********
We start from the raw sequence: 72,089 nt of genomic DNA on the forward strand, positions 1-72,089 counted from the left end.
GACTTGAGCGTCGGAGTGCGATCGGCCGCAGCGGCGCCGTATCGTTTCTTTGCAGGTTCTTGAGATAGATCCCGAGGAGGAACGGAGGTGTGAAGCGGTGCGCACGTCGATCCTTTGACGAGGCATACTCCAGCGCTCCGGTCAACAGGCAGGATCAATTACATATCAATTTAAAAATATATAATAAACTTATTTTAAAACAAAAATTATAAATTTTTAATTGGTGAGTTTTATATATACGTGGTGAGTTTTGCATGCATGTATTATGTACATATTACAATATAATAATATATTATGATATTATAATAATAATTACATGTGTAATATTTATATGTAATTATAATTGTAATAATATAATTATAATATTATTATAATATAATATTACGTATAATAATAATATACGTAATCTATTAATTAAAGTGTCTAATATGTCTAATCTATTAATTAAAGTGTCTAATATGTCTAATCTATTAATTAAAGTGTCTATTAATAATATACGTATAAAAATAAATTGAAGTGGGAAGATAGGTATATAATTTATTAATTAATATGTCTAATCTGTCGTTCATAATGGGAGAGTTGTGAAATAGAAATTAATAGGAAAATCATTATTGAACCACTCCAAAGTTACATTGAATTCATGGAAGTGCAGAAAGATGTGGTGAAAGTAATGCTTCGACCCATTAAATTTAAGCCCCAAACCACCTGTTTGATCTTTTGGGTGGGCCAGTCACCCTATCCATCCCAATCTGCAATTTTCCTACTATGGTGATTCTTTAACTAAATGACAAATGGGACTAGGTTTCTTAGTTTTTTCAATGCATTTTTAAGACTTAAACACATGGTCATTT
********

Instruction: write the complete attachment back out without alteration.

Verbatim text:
We start from the raw sequence: 72,089 nt of genomic DNA on the forward strand, positions 1-72,089 counted from the left end.
GACTTGAGCGTCGGAGTGCGATCGGCCGCAGCGGCGCCGTATCGTTTCTTTGCAGGTTCTTGAGATAGATCCCGAGGAGGAACGGAGGTGTGAAGCGGTGCGCACGTCGATCCTTTGACGAGGCATACTCCAGCGCTCCGGTCAACAGGCAGGATCAATTACATATCAATTTAAAAATATATAATAAACTTATTTTAAAACAAAAATTATAAATTTTTAATTGGTGAGTTTTATATATACGTGGTGAGTTTTGCATGCATGTATTATGTACATATTACAATATAATAATATATTATGATATTATAATAATAATTACATGTGTAATATTTATATGTAATTATAATTGTAATAATATAATTATAATATTATTATAATATAATATTACGTATAATAATAATATACGTAATCTATTAATTAAAGTGTCTAATATGTCTAATCTATTAATTAAAGTGTCTAATATGTCTAATCTATTAATTAAAGTGTCTATTAATAATATACGTATAAAAATAAATTGAAGTGGGAAGATAGGTATATAATTTATTAATTAATATGTCTAATCTGTCGTTCATAATGGGAGAGTTGTGAAATAGAAATTAATAGGAAAATCATTATTGAACCACTCCAAAGTTACATTGAATTCATGGAAGTGCAGAAAGATGTGGTGAAAGTAATGCTTCGACCCATTAAATTTAAGCCCCAAACCACCTGTTTGATCTTTTGGGTGGGCCAGTCACCCTATCCATCCCAATCTGCAATTTTCCTACTATGGTGATTCTTTAACTAAATGACAAATGGGACTAGGTTTCTTAGTTTTTTCAATGCATTTTTAAGACTTAAACACATGGTCATTT